Wednesday, June 26, 2013

The Ghostly Mustangs of Dead Horse Point.

White Horse Figure in Outline
The legend of Dead Horse Point originates in the 1800s when cowboys would round up the wild mustangs that roamed around the mesa.  They would corral them down at "The Neck", pick out the best of the herd and let the others go free.  However, for whatever reason, one day the mustangs not chosen were left in the corral and forgotten about.  They died of thirst with the Colorado River in full sight, 2000 feet below them.  We don't truly know how the cowboys felt about what they had done; we can only hope their humanity kicked in with feelings of regret and remorse. It is said that at night, campers can hear the mournful cries of the horses being carried on the wind through the canyons.  From the viewpoint, looking below, the form of a white horse can be seen; a ghost to remind us of the wild horses who tragically passed away.

The Gooseneck
From Moab, along Route 191, the entrance to Dead Horse Point State Park, and Canyonlands - Island in the Sky, is about 10 miles to Route 313; another 18 miles to the State Park itself.  After parking and checking in at the Visitor's Center, the Overlook is along a paved, upward incline, walkway.  The walled viewing center is shaded for the most part, but you want to get close enough to the wall to be able to see as far as the eye can see.  Straight ahead is the most photographed site of the park, "The Gooseneck" aka "The Neck". As with the Grand Canyon, the ever moving Colorado River carved out this formation; in fact, Dead Horse Point is also known as Utah's "Little Grand Canyon".  It was here that the actual Grand Canyon scene from the movie, "Thelma and Louise", was filmed.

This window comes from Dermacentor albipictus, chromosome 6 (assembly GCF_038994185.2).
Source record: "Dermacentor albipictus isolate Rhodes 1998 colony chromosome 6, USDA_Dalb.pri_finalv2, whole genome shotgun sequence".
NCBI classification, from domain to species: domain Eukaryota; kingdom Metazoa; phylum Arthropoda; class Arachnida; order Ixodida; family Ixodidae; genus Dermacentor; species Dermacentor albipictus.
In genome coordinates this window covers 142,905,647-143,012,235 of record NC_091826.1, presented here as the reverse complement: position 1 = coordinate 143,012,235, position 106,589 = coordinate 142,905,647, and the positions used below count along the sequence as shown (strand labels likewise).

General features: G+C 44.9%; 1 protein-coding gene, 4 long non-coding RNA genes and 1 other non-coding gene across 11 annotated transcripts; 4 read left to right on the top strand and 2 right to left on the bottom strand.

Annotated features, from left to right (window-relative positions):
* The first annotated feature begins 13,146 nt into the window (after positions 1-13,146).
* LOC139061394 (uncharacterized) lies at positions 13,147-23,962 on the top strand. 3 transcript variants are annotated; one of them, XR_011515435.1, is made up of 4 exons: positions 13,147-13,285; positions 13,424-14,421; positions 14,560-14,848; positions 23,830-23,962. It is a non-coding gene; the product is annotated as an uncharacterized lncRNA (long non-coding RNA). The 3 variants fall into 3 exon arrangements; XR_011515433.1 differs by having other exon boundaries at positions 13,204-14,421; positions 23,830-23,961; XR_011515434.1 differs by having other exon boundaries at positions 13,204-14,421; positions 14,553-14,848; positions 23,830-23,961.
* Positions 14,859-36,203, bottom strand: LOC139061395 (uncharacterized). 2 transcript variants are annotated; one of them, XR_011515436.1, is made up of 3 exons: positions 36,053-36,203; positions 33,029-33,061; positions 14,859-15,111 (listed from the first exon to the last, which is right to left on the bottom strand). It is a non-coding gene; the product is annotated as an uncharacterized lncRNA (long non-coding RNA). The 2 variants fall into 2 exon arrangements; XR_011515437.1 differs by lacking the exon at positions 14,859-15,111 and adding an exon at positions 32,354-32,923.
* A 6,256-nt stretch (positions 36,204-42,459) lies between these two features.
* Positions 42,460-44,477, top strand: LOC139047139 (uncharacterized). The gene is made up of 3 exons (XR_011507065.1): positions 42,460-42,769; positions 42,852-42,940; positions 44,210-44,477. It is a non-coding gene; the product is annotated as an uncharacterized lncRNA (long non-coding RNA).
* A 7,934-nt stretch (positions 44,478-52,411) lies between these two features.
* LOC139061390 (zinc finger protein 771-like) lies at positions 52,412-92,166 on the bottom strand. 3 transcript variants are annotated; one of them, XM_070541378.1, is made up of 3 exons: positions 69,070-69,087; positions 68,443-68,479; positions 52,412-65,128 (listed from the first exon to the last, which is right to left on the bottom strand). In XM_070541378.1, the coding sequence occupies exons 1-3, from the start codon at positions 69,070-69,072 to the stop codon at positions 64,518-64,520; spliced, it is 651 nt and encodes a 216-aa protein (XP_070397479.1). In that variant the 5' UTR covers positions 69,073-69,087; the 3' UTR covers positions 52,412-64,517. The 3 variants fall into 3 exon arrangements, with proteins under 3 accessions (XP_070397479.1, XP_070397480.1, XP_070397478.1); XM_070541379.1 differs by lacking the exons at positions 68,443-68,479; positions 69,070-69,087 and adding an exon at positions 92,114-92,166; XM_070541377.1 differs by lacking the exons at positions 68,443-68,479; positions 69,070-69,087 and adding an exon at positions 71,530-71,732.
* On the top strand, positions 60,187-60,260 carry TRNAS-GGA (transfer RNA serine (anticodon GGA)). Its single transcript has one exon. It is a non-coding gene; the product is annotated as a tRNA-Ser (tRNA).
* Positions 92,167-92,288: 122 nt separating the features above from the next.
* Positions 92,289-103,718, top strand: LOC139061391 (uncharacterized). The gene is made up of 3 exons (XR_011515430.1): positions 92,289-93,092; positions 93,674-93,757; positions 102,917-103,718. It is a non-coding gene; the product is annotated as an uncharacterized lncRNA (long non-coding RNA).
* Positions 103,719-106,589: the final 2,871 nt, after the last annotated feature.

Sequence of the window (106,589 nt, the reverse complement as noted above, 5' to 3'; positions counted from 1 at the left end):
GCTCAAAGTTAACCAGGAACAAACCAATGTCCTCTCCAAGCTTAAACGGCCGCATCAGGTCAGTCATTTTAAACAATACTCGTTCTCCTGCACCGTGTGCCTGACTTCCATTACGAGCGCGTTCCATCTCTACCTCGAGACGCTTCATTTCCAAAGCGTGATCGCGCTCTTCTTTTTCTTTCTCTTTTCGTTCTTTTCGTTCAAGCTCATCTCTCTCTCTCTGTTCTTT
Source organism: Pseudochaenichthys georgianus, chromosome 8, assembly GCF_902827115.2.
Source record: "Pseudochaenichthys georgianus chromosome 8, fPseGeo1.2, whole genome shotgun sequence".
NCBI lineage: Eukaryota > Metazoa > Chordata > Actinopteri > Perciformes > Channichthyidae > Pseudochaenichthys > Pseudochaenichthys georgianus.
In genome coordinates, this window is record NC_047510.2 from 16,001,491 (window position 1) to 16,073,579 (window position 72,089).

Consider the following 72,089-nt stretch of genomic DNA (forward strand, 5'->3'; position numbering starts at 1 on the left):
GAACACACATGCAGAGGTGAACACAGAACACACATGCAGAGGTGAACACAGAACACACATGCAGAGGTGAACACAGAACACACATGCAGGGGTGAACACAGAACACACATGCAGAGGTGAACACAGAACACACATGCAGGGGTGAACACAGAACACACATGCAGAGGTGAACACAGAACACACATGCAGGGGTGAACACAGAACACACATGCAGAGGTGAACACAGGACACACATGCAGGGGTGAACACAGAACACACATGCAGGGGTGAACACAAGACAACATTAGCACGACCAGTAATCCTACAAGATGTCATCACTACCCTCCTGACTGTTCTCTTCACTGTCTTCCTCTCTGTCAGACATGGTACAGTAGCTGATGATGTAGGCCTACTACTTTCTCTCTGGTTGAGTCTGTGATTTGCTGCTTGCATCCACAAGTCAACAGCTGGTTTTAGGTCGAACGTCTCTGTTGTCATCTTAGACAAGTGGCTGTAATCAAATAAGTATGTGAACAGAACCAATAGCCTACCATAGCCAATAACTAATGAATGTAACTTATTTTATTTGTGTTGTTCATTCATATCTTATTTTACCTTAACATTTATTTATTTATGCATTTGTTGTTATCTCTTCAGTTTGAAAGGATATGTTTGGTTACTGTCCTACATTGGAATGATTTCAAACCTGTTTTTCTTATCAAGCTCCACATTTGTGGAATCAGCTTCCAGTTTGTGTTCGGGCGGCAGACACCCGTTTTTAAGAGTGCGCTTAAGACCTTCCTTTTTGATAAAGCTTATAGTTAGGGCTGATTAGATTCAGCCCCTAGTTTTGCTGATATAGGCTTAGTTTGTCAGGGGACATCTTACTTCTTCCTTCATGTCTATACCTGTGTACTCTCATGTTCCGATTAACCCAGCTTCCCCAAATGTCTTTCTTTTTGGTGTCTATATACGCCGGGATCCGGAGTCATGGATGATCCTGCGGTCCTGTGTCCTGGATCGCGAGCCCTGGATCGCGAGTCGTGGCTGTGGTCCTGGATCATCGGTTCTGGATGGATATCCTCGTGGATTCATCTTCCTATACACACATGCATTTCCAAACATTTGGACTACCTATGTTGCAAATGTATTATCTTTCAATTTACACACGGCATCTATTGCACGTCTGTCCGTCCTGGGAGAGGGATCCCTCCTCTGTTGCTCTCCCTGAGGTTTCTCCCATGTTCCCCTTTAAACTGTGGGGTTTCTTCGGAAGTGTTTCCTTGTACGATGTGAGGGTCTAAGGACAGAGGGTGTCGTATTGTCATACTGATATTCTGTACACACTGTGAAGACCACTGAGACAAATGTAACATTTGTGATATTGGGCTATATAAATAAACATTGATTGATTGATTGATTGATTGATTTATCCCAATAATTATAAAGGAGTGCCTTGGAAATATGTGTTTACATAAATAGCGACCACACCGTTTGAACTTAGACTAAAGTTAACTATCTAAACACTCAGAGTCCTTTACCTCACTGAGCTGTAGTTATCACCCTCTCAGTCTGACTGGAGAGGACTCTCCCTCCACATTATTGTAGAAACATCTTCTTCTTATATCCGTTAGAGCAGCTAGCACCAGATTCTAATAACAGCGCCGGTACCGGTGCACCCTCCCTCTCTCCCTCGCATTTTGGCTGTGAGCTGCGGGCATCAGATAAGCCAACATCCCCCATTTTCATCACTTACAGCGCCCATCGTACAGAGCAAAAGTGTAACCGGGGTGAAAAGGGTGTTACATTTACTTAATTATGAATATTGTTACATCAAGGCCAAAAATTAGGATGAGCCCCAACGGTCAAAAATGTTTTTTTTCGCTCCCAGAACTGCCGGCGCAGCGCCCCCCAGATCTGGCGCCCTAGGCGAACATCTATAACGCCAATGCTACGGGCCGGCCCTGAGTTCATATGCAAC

The Overlook is surrounded by sandstone; juniper trees, shaped by the wind, grow strong between the stones.


To the East is Cane Creek Anticline and the Solar Potash Collection Ponds.

Down below is Shafer Basin and Shafer Trail (originally used to bring cattle down to the water), while looking southward is Pyramid Butte and Pyramid Canyon; further on, Islands in the Sky can be spied.

Westward is a desert tower known as "Big Chief" keeping a watchful eye over his canyon.
Big Chief
Looking to the North, Merrimac and Monitor Buttes can be seen; they can be reached via trails from Mill Canyon Road.
Merrimac Butte (on left), Monitor Butte (on right)
Merrimac and Montior Buttes
Besides the Overlooks, there are many trails that can be hiked, and while camping sites are available, better make reservations or you'll be out of luck staying overnight at the park.  Invest in ATV or 4 wheel drive maps for traveling over the Basin; it doesn't hurt to carry a map of the hiking trails either.  Want more?  You can always get back on Route 313 and see what surprises Islands in the Sky has in store.  Enjoy it all !!!

Mary Cokenour


  1. I love your blog!!! I grew up in Moab, my family still lives there and it was my grandfather, John Lloyd (Sog) Shafer and his brother Frank that made Shafer trail. The whole purpose of the trail was to bring cattle down to the water. Then it was widened by uranium miners and finally it is what it is today.

    Your blog is wonderful.

    Thanks for the work..

    Susan Noble (formerly Shafer)

    1. Thank you so much Susan! I appreciate your words, especially knowing it concerns some of your family history. Sincerely, Mary. :)